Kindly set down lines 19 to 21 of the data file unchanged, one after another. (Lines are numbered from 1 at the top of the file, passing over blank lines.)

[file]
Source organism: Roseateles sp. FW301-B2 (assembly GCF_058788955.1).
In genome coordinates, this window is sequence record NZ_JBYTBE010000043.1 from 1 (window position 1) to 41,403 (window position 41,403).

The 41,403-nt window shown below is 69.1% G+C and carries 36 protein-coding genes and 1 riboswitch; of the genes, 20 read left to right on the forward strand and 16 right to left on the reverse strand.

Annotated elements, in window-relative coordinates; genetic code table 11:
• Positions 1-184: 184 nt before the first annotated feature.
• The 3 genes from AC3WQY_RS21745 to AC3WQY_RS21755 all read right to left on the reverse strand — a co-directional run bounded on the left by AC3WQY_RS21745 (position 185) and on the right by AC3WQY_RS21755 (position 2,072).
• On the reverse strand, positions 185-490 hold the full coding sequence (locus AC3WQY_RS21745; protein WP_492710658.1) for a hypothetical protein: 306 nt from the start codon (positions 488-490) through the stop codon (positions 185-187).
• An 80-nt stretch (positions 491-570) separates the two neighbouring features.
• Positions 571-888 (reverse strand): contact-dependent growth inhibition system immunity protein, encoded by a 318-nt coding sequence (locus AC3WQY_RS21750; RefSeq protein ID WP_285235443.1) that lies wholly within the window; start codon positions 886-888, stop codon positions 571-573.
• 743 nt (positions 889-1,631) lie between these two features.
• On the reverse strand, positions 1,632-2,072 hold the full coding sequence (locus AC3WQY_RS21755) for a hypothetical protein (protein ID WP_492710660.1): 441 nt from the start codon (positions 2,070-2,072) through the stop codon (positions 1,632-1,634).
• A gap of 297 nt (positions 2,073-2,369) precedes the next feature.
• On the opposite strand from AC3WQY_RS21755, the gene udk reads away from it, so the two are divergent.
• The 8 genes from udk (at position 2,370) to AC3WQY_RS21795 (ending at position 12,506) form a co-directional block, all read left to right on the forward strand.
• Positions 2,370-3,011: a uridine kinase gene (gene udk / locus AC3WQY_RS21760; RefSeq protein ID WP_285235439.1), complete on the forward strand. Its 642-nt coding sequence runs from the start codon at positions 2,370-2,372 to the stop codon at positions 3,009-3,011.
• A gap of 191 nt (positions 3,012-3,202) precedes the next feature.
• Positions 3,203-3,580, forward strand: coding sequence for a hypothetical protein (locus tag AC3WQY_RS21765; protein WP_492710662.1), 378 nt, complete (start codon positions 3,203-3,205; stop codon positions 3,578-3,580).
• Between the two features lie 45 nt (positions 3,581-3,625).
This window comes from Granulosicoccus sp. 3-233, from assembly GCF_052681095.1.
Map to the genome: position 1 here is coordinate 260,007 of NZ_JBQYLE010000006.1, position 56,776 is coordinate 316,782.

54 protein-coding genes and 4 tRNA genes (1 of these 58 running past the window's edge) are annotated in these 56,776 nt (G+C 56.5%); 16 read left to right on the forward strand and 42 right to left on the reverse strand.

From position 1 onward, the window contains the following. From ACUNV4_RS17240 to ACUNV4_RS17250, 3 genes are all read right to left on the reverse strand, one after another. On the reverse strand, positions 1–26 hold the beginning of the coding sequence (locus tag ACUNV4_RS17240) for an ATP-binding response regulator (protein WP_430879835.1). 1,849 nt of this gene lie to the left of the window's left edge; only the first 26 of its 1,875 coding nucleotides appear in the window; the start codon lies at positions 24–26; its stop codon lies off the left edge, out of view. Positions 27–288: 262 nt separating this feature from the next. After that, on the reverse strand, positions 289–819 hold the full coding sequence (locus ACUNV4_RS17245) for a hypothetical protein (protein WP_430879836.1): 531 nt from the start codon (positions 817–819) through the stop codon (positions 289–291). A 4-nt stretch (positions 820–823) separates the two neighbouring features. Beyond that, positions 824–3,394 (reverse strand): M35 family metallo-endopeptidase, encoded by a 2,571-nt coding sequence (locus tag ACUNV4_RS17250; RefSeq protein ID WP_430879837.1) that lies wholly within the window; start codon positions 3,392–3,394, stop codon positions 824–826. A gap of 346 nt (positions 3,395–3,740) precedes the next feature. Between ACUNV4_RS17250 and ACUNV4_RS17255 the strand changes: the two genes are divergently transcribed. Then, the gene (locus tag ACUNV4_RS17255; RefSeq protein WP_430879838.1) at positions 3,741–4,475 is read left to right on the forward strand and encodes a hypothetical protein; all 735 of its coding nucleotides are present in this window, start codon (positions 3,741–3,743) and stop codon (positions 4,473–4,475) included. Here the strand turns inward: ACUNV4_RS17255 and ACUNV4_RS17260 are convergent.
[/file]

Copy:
This window comes from Granulosicoccus sp. 3-233, from assembly GCF_052681095.1.
Map to the genome: position 1 here is coordinate 260,007 of NZ_JBQYLE010000006.1, position 56,776 is coordinate 316,782.

54 protein-coding genes and 4 tRNA genes (1 of these 58 running past the window's edge) are annotated in these 56,776 nt (G+C 56.5%); 16 read left to right on the forward strand and 42 right to left on the reverse strand.